Reliable Answers - News and Commentary

Nature in the News

Channel Island Fox at the Coyote Point Museum, San Mateo, CA

Channel Island Fox

Nature in the News contains interesting, entertaining and educational articles about wildlife, nature and ecology issues. This news page contains information on everything from Yosemite rock slides and mountain lion legislation, to global warming, climate change and tiny little hummingbirds.

If you aren't sure where you stand on the issues, don't feel alone. The world we live in becomes more complex every single day. Is the earth as fragile as some would have us believe or has it endured because it's quite resilient? You decide. These issues are not going away and will continue to plague us with complex problems that will require us all to make hard decisions.

You will find plenty of food for thought and information to contemplate. Be sure to check back often.

      
 Title   Date   Author   Host 

mtv.com

December 5, 2015

There's no way to work in these waters, where you are literally neck deep in feces in some places, and not be afraid of the health effects.

According to the AP's 2013 report, "In the neon green waters around the site of the future Olympic Park, the average fecal pollution rate is 78 times that of the Brazilian government's 'satisfactory' limit - and 195 times the level considered safe in the U.S."

sacramento.cbslocal.com

by Leigh Martinez

December 4, 2015

A family in who lost their home in the Butte Fire is getting a Christmas surprise from employees at a Stockton store.

The Rainier family's house was destroyed by the September fire, and they've only recently moved from campground tents into a temporary house. The Stockton Lowe's store had planned a holiday party and giveaway for all Butte Fire victims left homeless.

abc.net.au

by Eliza Buzacott-Speer

December 2, 2015

More than 300 whales are found washed up in one of the largest die-offs on record.

Vreni Haussermann of the Huinay Scientific Centre was one of the scientists who made the discovery. "It was an apocalyptic sight. I'd never seen anything like it," Ms Haussermann said. Scientists launched an expedition to count the animals after 20 sei whales were reported dead in April.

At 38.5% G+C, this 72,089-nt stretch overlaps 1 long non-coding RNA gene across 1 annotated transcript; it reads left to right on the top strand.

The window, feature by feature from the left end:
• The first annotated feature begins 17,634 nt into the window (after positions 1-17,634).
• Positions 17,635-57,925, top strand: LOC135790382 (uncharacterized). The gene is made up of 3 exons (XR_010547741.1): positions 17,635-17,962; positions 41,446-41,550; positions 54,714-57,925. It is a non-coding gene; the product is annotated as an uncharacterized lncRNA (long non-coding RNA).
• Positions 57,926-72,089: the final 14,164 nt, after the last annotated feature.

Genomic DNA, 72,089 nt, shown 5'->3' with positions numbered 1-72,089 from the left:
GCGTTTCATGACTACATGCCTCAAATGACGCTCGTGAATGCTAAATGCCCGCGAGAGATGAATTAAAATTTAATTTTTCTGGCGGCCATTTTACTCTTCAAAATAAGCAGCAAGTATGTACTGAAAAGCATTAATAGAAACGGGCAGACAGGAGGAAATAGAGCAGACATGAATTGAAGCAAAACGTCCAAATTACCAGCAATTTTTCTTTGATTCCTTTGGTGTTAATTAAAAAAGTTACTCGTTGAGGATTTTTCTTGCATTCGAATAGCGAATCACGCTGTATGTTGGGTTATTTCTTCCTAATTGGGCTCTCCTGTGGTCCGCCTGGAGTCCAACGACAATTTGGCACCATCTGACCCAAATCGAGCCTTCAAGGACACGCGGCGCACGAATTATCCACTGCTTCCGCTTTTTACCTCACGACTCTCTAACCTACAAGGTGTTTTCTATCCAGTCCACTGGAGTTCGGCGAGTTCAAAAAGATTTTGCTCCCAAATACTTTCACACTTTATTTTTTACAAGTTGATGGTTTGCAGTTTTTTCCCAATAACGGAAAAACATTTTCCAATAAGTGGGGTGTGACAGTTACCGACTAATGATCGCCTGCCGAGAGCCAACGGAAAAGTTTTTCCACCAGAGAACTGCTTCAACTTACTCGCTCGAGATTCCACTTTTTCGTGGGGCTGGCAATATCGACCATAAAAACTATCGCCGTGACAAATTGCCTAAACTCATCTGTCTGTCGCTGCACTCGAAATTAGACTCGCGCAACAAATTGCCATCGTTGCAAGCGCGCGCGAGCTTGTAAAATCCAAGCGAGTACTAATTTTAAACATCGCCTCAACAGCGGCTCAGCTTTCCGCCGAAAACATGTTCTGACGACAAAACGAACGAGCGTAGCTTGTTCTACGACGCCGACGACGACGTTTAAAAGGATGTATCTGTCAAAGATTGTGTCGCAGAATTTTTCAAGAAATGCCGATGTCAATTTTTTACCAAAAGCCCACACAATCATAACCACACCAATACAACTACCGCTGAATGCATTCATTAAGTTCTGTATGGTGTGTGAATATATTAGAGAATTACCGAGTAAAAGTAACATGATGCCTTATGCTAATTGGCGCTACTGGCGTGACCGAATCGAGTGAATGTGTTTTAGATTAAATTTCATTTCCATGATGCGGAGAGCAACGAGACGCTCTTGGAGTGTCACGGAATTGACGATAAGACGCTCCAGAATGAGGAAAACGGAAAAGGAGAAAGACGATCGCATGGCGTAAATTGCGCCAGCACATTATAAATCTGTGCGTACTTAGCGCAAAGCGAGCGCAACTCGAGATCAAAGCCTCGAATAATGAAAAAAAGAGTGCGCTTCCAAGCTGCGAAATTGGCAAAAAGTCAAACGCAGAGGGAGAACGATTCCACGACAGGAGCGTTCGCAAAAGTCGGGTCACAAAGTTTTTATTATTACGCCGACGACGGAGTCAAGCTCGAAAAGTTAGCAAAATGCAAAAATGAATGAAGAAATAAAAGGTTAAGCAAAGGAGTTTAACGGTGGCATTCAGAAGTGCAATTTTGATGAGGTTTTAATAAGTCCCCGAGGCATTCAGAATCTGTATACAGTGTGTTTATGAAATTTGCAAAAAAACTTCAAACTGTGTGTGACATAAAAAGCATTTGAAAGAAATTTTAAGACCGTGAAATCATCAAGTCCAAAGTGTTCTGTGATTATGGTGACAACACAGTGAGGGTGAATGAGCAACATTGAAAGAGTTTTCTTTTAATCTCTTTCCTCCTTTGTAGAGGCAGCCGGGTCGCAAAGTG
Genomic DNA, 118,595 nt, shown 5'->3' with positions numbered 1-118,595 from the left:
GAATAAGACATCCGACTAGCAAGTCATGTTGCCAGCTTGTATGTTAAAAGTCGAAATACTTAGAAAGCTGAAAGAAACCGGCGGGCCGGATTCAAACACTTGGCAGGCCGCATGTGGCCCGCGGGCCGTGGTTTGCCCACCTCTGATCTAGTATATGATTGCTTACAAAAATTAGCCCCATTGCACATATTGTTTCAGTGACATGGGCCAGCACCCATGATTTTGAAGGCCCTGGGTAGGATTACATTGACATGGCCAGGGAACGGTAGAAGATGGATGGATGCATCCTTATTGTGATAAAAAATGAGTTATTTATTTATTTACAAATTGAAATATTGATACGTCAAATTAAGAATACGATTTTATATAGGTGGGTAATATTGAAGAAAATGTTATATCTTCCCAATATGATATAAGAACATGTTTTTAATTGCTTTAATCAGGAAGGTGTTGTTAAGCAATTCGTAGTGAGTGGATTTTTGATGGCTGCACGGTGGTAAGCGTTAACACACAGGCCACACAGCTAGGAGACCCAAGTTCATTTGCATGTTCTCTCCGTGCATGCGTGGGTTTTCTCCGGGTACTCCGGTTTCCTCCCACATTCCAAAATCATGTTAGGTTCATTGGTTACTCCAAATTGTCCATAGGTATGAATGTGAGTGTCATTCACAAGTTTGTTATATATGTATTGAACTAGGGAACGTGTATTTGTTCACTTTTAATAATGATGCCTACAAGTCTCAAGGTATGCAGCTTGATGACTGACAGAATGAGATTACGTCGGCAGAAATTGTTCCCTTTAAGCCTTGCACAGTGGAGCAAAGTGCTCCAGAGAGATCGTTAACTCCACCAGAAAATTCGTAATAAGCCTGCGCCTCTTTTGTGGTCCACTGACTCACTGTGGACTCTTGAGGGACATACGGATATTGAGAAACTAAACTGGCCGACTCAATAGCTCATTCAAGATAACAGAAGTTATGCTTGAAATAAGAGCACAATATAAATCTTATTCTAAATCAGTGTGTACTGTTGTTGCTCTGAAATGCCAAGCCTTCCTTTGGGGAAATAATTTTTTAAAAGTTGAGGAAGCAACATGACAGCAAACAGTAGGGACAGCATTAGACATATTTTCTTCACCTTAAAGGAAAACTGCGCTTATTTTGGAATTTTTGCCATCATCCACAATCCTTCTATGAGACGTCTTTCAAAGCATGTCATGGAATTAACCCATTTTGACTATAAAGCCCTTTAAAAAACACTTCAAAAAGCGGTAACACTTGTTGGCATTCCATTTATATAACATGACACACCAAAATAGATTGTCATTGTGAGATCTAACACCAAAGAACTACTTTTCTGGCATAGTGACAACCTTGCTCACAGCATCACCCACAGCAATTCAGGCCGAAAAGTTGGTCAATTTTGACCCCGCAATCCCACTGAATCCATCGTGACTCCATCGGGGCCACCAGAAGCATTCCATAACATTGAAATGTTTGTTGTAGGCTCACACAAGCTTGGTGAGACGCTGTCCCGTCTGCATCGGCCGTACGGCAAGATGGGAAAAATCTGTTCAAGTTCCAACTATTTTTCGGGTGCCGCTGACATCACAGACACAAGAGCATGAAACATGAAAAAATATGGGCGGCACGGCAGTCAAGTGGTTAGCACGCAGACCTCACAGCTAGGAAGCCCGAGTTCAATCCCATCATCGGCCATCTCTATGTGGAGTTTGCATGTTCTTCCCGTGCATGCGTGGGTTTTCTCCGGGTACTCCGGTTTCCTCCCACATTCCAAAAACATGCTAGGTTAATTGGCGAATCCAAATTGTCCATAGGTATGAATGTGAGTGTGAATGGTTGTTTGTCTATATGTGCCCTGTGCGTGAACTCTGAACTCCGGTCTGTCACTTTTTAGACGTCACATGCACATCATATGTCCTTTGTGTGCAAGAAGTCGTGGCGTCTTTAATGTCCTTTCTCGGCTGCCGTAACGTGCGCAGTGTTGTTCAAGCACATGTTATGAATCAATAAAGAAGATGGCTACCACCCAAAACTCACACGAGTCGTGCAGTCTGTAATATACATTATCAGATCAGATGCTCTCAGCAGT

news.discovery.com

by Discovery News

November 28, 2015

According to National Geographic, the animals were most likely sei whales, and it's not yet clear to scientists what caused the mass die-off.

The whales were first discovered in June, and scientists had planned to report their findings in a scientific journal. But the news has just been leaked in Chilean media, according to National Geographic.

uniondemocrat.com

by Guy McCarthy

November 10, 2015

Trees fall year-round in the Mother Lode from factors including age, stress, infestation and structural weakness. In recent weeks, several trees have fallen, from Twain Harte to Columbia, and some of the falling trees have coincided with wet weather.

Telltale orange, red and brown patches are visible along the Highway 4, Highway 108 and Highway 120 corridors in and near the Stanislaus National Forest and in Yosemite National Park. But there's more going on with pines and oaks than drought-stress and infestation, said Scott Nye, owner of Twain Harte Tree Service.

japantimes.co.jp

by Philip Brasor

November 7, 2015

South Korean director Kim Ki-duk is a noted provocateur. His latest movie, "Stop," is about a Japanese couple who were living near the Fukushima No. 1 nuclear power plant when it suffered a meltdown in March 2011.